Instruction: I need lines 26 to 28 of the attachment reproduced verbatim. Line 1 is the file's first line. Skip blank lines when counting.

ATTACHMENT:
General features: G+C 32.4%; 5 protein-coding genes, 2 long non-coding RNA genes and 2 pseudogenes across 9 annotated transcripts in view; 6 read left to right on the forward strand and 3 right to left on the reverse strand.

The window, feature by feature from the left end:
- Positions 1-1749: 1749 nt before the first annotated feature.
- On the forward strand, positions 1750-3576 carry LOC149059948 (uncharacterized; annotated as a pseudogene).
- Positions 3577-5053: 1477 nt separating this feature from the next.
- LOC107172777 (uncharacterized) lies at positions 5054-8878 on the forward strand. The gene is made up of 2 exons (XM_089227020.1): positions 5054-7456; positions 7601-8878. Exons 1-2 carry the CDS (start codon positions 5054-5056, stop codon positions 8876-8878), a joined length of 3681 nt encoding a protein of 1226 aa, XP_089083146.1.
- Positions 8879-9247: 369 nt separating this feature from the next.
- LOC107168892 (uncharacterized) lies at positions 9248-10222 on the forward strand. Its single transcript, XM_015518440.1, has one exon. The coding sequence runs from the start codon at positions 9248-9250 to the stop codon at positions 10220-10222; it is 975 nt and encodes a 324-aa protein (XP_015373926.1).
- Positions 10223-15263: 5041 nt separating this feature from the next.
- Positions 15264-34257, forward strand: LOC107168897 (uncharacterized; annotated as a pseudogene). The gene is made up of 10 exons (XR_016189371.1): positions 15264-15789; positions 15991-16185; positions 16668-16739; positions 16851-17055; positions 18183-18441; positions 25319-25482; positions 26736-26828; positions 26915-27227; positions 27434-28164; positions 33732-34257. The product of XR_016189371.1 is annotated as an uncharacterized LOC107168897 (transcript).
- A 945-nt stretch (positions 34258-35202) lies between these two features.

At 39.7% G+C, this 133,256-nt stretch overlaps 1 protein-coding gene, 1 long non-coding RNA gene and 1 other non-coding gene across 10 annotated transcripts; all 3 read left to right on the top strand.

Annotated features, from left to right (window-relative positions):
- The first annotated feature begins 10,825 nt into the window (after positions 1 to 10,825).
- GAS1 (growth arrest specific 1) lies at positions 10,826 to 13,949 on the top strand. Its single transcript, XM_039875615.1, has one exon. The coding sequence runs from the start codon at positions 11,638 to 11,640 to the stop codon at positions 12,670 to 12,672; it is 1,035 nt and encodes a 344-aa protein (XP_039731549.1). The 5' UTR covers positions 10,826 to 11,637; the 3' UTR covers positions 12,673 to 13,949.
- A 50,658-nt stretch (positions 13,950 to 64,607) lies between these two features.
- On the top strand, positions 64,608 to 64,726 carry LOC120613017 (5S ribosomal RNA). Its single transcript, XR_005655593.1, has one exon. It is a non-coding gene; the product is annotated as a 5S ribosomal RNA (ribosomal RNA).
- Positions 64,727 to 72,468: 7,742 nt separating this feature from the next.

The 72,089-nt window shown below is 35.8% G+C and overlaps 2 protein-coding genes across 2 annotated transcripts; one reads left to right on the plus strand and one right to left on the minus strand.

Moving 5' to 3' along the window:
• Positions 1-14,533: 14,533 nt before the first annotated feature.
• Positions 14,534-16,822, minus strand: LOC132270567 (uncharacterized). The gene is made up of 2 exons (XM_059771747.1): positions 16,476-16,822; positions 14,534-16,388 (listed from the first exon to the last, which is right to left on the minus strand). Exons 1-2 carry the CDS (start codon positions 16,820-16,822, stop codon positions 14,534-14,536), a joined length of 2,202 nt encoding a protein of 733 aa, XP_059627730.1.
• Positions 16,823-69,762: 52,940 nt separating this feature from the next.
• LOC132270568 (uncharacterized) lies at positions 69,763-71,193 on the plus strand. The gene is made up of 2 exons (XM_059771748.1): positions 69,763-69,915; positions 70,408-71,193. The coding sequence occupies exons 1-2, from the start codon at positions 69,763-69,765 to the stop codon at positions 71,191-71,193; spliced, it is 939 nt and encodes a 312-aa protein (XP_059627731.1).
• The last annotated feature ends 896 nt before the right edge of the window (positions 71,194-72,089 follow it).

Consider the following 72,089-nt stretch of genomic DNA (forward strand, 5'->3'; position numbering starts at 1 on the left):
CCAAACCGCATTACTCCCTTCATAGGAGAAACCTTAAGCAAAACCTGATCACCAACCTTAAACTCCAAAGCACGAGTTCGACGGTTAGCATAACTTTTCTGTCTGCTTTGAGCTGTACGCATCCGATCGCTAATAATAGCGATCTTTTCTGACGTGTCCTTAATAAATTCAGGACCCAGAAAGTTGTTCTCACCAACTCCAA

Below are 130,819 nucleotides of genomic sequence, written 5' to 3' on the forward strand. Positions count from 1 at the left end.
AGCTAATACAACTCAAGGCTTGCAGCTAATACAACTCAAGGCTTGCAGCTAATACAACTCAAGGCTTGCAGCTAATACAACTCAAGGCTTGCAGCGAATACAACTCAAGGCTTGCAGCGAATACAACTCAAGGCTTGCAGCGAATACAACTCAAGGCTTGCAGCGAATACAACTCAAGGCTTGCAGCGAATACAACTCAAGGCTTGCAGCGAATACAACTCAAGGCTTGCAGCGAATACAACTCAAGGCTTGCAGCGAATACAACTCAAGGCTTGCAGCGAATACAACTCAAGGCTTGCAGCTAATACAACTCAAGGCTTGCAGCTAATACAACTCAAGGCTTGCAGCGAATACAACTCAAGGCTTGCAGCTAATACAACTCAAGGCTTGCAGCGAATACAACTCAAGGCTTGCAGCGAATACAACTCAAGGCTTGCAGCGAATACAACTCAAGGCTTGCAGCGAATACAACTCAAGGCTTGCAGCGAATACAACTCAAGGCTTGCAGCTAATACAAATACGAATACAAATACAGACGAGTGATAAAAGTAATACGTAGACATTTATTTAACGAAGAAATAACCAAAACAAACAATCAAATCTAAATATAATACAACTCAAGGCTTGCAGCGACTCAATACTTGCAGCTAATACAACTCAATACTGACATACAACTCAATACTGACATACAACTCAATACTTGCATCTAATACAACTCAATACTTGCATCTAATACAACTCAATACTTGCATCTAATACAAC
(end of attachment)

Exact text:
Consider the following 72,089-nt stretch of genomic DNA (forward strand, 5'->3'; position numbering starts at 1 on the left):
CCAAACCGCATTACTCCCTTCATAGGAGAAACCTTAAGCAAAACCTGATCACCAACCTTAAACTCCAAAGCACGAGTTCGACGGTTAGCATAACTTTTCTGTCTGCTTTGAGCTGTACGCATCCGATCGCTAATAATAGCGATCTTTTCTGACGTGTCCTTAATAAATTCAGGACCCAGAAAGTTGTTCTCACCAACTCCAA

Below are 130,819 nucleotides of genomic sequence, written 5' to 3' on the forward strand. Positions count from 1 at the left end.